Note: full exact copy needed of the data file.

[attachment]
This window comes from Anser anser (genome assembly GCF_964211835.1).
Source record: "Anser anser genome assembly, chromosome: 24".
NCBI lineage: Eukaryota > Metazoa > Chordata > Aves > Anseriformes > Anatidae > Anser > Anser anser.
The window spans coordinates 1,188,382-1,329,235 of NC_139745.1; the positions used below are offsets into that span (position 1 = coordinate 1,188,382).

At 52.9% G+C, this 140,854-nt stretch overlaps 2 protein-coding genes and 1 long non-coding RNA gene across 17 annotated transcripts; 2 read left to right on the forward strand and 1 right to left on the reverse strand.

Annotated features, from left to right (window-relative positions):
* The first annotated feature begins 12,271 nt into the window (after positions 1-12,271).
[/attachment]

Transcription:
This window comes from Anser anser (genome assembly GCF_964211835.1).
Source record: "Anser anser genome assembly, chromosome: 24".
NCBI lineage: Eukaryota > Metazoa > Chordata > Aves > Anseriformes > Anatidae > Anser > Anser anser.
The window spans coordinates 1,188,382-1,329,235 of NC_139745.1; the positions used below are offsets into that span (position 1 = coordinate 1,188,382).

At 52.9% G+C, this 140,854-nt stretch overlaps 2 protein-coding genes and 1 long non-coding RNA gene across 17 annotated transcripts; 2 read left to right on the forward strand and 1 right to left on the reverse strand.

Annotated features, from left to right (window-relative positions):
* The first annotated feature begins 12,271 nt into the window (after positions 1-12,271).